This post is no longer being updated. Click here for the most updated information. This post last updated at 4 p.m. Oct. 13. There is an automatically updating map of wildfires and fire weather warnings across California at the bottom of this post.
Authorities say some of the most destructive wildfires in California’s history have killed at least 35 people. Eighteen people have died in Sonoma County, nine in Mendocino County, four in Napa County and four in Yuba County.
Cal Fire spokesman Daniel Berlant said about 5,700 homes and buildings have been destroyed by wildfires burning in Northern California.
The Sonoma County Coroner’s Office has positively identified the following decedents and their next of kin have been advised:
• Carol Collins-Swasey, 76, from Santa Rosa
• Lynne Anderson Powell, 72, from Santa Rosa
• Arthur Tasman Grant, 95, from Santa Rosa
• Suiko Grant, 75, from Santa Rosa
• Donna Mae Halbur, 80, from Larkfield (Santa Rosa)
• Leroy Peter Halbur, 80, from Larkfield (Santa Rosa)
• Valerie Lynn Evans, 75, from Santa Rosa
• Carmen Caldentey Berriz, 75, from Apple Valley
• Michael John Dornbach, 57, from Calistoga
• Veronica Elizabeth McCombs, 67, from Santa Rosa
They join Charles, 100, and Sara Rippey, 98, of Napa who were identified earlier this week.
Approximately 90,000 people have been evacuated from their homes, according to Cal Fire.
Firefighters gained some ground on the blazes but face another tough day with low humidity and high winds expected to return Friday night through Saturday night, leading to a red flag warning in the North and East Bay.
But Cal Fire’s Daniel Berlant says the agency wants to be as aggressive as possible on the fires Friday.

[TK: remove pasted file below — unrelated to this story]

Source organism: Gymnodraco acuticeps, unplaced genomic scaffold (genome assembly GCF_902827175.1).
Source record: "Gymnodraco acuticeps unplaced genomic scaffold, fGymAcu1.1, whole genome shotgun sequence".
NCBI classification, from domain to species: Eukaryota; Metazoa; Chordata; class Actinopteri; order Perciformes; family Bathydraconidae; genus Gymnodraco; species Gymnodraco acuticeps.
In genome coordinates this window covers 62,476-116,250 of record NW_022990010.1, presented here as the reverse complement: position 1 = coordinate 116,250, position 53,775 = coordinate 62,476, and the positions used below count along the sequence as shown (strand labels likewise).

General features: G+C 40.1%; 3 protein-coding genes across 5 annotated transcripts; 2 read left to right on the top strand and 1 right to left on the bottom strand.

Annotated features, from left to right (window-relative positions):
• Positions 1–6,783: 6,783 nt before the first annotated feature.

“Today we have a little bit of a window of opportunity as the winds are going to be relatively light throughout much of the day,” Berlant said. “We’re going to bring in some fresh crews and we’re going to be doubling up on some of the containment lines on the southern portion of these fires because the north winds are expected to pick back up late tonight.”
National Weather Service meteorologist Scott Rowe says winds will start to pick up late in the day.
“Right now we are most concerned about the North Bay mountains as well as the East Bay hills for the threat of strong and gusty off-shore winds and low relative humidity values,” Rowe said.
In those areas, wind gusts out of the north and north east are expected to hit 20 to 30 mph and could reach 40 to 50 miles an hour.
Meteorologists say there’s a chance the area could see isolated gusts reaching 60 mph at the highest ridges and peaks.
High winds have created power outages in the North Bay, and Pacific Gas and Electric Co. said 34,000 customers are without electricity — most of them are in Sonoma and Napa counties.
The Atlas Fire burning in Napa and Solano counties has scorched 48,228 acres and is 27 percent contained.
The Tubbs Fire near Calistoga and Santa Rosa has burned 34,770 acres and is 25 contained.
Santa Rosa Mayor Chris Coursey said in a press conference Thursday afternoon that 2,834 homes had been destroyed by fires in the city alone.
“We’ve lost almost 5 percent of the housing stock in Santa Rosa,” Coursey said during a Friday afternoon press conference. We’re looking at $1.2 billion in damage in Santa Rosa alone. It’s a huge hill we’ve got to climb.”
Cal Fire incident commander Bret Gouvea said Friday that efforts are underway to repopulate certain areas that have been evacuated within the next day or two.
More than 9,000 firefighters are battling 17 large fires that have burned more than 221,000 acres (345 square miles), according to Cal Fire. The agency said 840 engines, 116 dozers and 211 hand crews have been deployed against the blazes. Six air tankers and 12 helicopters are also fighting against the fires.
Mandatory evacuation orders were issued Wednesday for the entire city of Calistoga, and residents were told to leave immediately and shelter at American Canyon High School, 30 miles to the south between Napa and Vallejo. About 2,500 residents have evacuated their homes in Solano County because of the spreading Atlas Fire, which began in neighboring Napa County. The fire has destroyed two homes and 11 other structures and is still threatening 400 other homes in the county, according to Solano County Sheriff Tom Ferrera.
Geyserville and surrounding communities in Sonoma County were also put under evacuation Thursday.
Most schools in Napa and Sonoma counties are closed through the end of the week, in addition to schools in Solano, Marin and Contra Costa counties, which have closed due to poor air quality from smoke from the fires.